Council then got to the business at hand. But before it could vote on whether or not to grant Sydney Harbour Investment Partners its five-year extension, the chamber first had to debate and vote on a motion to postpone the decision all together until it learned more information as to the implications of the agreement.
During a lively debate, a number of councillors, including newcomers Kendra Coombes and Amanda McDougall, expressed concern that council was rushing the issue given that the initial agreement with Sydney Harbour Investment Partners will not expire until June.
“We should be looking at this with a fine-tooth comb — what’s the rush?” asked McDougall.
However, the motion to postpone was defeated 8-5, allowing council to move on to the second vote. And that meant more debate during which several councillors directed questions to CBRM lawyer Jim Gogan.
“I see no financial risk,” he assured them. “There is no deal until there is a deal — this is just one component piece.”
During his allotted time, Dist. 9 Coun. George MacDonald was very clear as to his view on the issue.
“To me, this is a no-brainer — we got an opportunity here, and I don’t want to be too dramatic, but we could lose it all,” he said.
“They (other possible port sites) are looking at us and saying ‘They’re fighting amongst themselves about 5,000 jobs.’ We must have rocks in our heads — let’s get it done and move on.”
Then they voted. And when the results were revealed, most in the gallery burst into spontaneous applause.
But not everyone was pleased with the vote. While some councillors felt the vote being pushed through prematurely, others like Peter Gill, president of the International Longshoremen’s Association Local 1259, said there was no need to extend the agreement on marketing and development exclusivity.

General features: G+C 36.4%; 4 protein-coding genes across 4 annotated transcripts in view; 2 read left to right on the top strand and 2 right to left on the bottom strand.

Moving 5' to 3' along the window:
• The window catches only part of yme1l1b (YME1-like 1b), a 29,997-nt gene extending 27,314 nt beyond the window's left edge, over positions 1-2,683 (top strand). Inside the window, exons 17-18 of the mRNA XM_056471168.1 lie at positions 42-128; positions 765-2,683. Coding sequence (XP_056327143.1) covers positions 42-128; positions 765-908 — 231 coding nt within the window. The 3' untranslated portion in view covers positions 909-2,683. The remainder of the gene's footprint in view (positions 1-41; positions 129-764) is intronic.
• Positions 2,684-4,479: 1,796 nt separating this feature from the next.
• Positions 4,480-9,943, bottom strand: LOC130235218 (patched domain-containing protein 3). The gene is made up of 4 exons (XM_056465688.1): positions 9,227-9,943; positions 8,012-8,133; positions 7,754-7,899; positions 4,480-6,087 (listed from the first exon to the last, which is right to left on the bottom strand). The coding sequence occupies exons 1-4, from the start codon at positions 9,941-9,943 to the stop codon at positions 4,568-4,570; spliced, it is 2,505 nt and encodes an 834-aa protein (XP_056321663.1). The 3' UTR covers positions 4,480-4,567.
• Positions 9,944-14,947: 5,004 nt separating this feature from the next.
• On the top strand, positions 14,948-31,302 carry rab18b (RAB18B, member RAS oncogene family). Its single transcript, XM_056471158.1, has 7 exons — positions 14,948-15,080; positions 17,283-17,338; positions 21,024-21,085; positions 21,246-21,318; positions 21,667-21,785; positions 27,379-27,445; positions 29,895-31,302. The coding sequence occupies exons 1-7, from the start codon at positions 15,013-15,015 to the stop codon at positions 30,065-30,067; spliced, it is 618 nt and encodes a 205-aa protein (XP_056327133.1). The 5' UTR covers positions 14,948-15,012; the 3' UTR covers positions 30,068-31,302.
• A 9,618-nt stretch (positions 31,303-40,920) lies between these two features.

Membertou Chief Terry Paul, left, and Eskasoni Chief Leroy Denny listen closely as the CBRM council debate whether or not to grant a five-year exclusivity extension to the consulting firm that has the sole rights to market and develop Sydney harbour’s port.
DAVID JALA/CAPE BRETON POST
“From my perspective, the assets of this community were just put on the line — the ability for us to financially move forward and be a sustainable community is slipping away with this process,” he said, adding that the port asset should be kept in public hands if the CBRM is to realize its potential financial benefits.
Under the terms of the extension, the exclusivity is extended to December 2021 and gives Sydney Harbour Investment Partners the option to lease the Greenfield site for a period of 99 years or to purchase the property for $10 million, a figure based on the properties’ purchase price and other costs associated with their acquisition. However, because the CBRM does not authority to lease any of its properties for more than 20 years, it has agreed to continue efforts to make that possible through a proposed municipal charter or similar enabling document.
For its part, Sydney Harbour Investment Partners must continue to provide regular updates to the CBRM in terms of project progress and the firm must also keep the municipality up to date on potential co-developers, operators and shippers.
Port development, one of the hottest issues in the municipality lately, attracted a standing-room only crowd to the CBRM council chambers on Monday when councillors voted 9-4 to give a five-year extension to the company that has sole marketing and developing rights to Sydney harbour port development.
©DAVID JALA/CAPE BRETON POST